These days, I’m feeling much better, but I still have difficult days. I am able to care for my children and we have a very full life – lots of reading, board games, play time, travel, family time, etc. – but there are a lot of days when I have to sit back and watch rather than participate. I cook meals when I can and I still love to clean, but I have to do this on “good” days when I’m feeling well. As for the finances, Chris and I share that responsibility now. It turns out that it works better when you discuss things and work together for the common good. When I became sick and stopped doing devotionals, he actually took over that responsibility and hardly a day goes by that he doesn’t lead family devotionals with our children, without any prodding or reminding from me.
The boys are big enough to mow the lawn now so I’ve even lost that fun job, but honestly, I’m not physically able to do it most of the time and I also want them to have skills that will enable them to be MEN when they grow up. I want them to have practical skills, but also feel like they can accomplish something. Right now, accomplishment for an 11-year-old boy partially means being able to earn sweat from a hard day’s work.
Chris and I now discuss most things – vacations, whether we’ll watch a movie and which one, etc. – together. Before, he would never make a decision, but I see that this is partly because he didn’t have to – I did it for him. The other reason he didn’t is because even if he did, I would disagree and do it my way anyway! I know some of you ladies reading this out there must admit, if you’re honest with yourselves, that you do the same thing. Now, when Chris wants me to do something, even if I don’t want to (like go to a friend’s house to play cards when I have a headache), I do it – to please him. I also do it because before he would never ask me to do anything anyway and it’s wonderful to see that he now makes requests, asks me to do things, or even tells me to do something every now and then.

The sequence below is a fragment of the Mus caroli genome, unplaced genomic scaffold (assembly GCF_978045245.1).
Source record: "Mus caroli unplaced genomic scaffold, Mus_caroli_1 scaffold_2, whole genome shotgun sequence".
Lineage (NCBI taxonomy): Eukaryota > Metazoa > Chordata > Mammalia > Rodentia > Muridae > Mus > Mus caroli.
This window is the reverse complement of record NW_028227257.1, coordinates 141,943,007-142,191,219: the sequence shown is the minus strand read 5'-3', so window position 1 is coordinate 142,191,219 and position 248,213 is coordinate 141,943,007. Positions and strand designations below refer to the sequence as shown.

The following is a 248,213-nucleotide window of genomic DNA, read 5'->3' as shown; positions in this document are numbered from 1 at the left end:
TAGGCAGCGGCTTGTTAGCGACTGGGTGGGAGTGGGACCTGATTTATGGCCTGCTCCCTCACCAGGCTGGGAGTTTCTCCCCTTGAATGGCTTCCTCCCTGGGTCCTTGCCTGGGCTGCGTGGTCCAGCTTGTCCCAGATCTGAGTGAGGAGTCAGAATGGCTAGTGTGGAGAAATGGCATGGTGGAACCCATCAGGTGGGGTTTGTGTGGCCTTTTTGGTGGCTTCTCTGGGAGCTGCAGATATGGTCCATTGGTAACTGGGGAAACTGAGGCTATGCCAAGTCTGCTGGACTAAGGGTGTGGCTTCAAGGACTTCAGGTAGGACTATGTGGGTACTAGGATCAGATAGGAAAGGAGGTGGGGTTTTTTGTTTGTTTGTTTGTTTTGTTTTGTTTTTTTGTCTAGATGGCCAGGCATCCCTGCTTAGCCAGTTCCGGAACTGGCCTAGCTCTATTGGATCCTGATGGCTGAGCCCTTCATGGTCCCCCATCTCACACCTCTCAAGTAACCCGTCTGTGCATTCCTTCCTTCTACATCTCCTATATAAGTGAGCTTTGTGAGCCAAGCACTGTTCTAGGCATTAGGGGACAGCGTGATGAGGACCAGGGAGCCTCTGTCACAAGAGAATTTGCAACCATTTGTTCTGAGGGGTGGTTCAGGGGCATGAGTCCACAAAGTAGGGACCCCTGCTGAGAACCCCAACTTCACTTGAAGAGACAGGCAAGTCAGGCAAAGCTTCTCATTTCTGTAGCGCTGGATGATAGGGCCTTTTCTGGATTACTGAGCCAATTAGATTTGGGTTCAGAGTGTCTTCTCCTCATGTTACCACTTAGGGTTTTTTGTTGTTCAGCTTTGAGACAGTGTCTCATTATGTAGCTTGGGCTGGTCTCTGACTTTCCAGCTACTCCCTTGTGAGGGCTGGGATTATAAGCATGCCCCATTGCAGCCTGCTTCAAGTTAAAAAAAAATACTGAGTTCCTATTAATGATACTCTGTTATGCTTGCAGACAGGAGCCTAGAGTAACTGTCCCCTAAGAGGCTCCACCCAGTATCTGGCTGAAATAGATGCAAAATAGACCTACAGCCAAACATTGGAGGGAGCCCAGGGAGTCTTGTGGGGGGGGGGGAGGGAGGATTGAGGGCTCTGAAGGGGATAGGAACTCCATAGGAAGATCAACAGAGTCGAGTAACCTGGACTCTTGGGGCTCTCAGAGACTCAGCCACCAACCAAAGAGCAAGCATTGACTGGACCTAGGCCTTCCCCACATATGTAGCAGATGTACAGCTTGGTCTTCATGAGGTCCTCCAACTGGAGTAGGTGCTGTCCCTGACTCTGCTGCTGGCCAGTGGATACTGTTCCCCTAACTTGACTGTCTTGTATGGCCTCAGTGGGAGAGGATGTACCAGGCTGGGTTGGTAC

I guess I’ve learned over the past sixteen years – through trial and error, illness, and a lot of suffering, mostly due to my own stubbornness – that marriage isn’t a relationship with a father or a brother or the perfect husband you dreamed about as a girl. Marriage is a relationship with the man you chose to marry that involves intimacy, sacrifice, and allowing the other person to be the person they were meant to be. Even though I thoroughly enjoyed my role as the man of the house, our marriage has been one hundred percent better since I’ve allowed Chris to take on that responsibility. We are both more in love now than ever!
He has always been there for me – through better and worse, sickness and health, financial stress and struggles (we’ve never reached the “richer” part!) – and I believe he’ll be there “’til death do us part,” as will I. The only difference now is that for the first fifteen years of our marriage, I was the man of the house. For the remainder of our marriage, I plan to let him be the man and I will be quite content with my role as mother, wife, and woman of the house.
Sonya Haskins, author of Homeschooling for the Rest of Us